A pod of whales.
A copse of brush.
A gaggle of geese.
A brake of cane.
A slash of palmetto.
That last one is an old Southern term — and appropriate. It depicts wet, low hardwood bottoms covered profusely with bayonet plants blending long stalks, sword-like leaves and stabbing pain for anyone attempting to enter.
And the noise if you enter the slash!
It is like flexing large sheets of tin, or the roll of distant thunder. The sound disturbs the tranquility with jaw-clinching strain.
But not the deer.
Here is an anomaly worthy of our brightest: How is it a man cannot move 2 feet into a palmetto slash without announcing his movement to every creature within a hundred yards?
Yet deer can wander unhindered, slipping silently as they enter the rights-of-way that cross this fascinating country.
Today, it is cold, misting, and gray — a drizzly day, three mornings after Christmas.
It has rained all night, and the skies threaten even more. Yet I am in Nirvana.
Or perhaps the name should be Mecca — or Eureka! — for I have found it.
The search by the purist deer hunter is over. This low, water-logged several square miles of hardwood bottoms, so reminiscent of the swampy lowlands of south Louisiana, is filled with deer — deer that can live their existence without ever falling within the gaze of man, so thick is the slash in which they live.
I am reminded of the brush country of South Texas in which the mesquite is so thick, hunters set up stands looking down senderos — bulldozed rights-of-way deer have to cross in their daily movements.
Except for the senderos, these deer might never be seen by man.
The hunting on this land is similar. It consists of setting up on pipelines and roads along the low ridges between the swampy, water-filled bottoms — these are called “brakes” — from which countless ducks call out, safe in their dank haven.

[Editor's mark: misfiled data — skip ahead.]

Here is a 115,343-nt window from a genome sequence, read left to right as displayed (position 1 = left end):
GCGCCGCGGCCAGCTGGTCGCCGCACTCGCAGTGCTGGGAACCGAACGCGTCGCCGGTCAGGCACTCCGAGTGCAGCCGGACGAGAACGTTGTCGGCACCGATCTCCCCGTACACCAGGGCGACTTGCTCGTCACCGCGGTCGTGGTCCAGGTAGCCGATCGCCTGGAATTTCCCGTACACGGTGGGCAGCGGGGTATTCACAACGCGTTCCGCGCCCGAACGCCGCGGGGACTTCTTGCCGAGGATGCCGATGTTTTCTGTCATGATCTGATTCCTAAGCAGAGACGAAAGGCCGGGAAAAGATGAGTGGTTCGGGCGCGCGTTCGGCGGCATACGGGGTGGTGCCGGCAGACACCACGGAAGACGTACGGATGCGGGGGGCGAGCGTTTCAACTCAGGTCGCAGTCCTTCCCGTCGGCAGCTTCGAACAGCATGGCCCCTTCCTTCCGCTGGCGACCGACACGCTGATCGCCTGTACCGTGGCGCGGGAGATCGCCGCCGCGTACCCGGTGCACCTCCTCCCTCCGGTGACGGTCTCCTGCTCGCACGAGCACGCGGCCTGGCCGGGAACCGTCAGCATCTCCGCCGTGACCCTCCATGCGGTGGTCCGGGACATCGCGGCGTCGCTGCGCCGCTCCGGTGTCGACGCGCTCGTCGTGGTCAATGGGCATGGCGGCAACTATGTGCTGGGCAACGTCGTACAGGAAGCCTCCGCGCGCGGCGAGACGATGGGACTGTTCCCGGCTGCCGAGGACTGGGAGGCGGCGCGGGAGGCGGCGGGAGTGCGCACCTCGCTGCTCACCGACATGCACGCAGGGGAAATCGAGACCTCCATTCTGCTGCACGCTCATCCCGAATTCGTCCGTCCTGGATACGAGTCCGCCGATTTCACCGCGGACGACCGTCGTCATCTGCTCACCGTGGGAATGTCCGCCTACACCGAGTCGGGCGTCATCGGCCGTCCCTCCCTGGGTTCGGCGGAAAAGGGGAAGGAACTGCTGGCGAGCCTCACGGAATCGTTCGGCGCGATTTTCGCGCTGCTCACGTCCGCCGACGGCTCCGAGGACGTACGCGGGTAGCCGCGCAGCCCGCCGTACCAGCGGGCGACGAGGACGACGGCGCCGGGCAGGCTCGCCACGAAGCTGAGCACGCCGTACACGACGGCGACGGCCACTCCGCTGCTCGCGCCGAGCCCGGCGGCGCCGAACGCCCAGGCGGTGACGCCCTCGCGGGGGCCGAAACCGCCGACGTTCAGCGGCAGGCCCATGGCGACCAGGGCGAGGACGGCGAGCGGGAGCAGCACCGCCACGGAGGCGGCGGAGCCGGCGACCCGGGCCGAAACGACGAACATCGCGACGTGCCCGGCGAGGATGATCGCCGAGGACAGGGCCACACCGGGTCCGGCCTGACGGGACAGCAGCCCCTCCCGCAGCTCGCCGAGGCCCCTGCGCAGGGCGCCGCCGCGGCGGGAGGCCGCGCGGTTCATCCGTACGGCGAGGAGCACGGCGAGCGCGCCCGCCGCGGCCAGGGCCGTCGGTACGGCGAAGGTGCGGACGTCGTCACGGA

This is Mecca for the deer, too. For these woods, so lush with vegetation and towering hardwoods, are surrounded on all sides, in all directions, by miles of open fields. From an approaching airplane, the woods leap out of the barren landscape of cotton and soybean cultivation as a great, green oasis — a massive food plot situated in the middle of a brown desert of soil.
I am stupidly, haphazardly, seated on a camp stool in the middle of an intersection of two roads. To my right, the right-of-way drops off sharply, perhaps 20 feet lower at the bottom. A drainage seeps across it at the lowest spot through a copse of wax myrtle and willow, and then into a nearby canal.
To my front, rear and left are straightaways extending far past my shooting abilities.
The implacable march of the palmetto is stopped at the edges with knife-like precision, given up to the attack of tractor and bush hog. To leave the road is to be instantly stabbed, and to wince — both from pain and the abrasive, aggravating noise of the palmetto blades.
Yet, like ghosts, deer appear.
To my left comes a doe. She steps into the cleared ground and sees me sitting a hundred yards away. She snorts slightly, turns and disappears.
Behind me, I hear another snort. I look over my shoulder at a doe standing in the road, 50 yards to my rear. She jumps into the brush.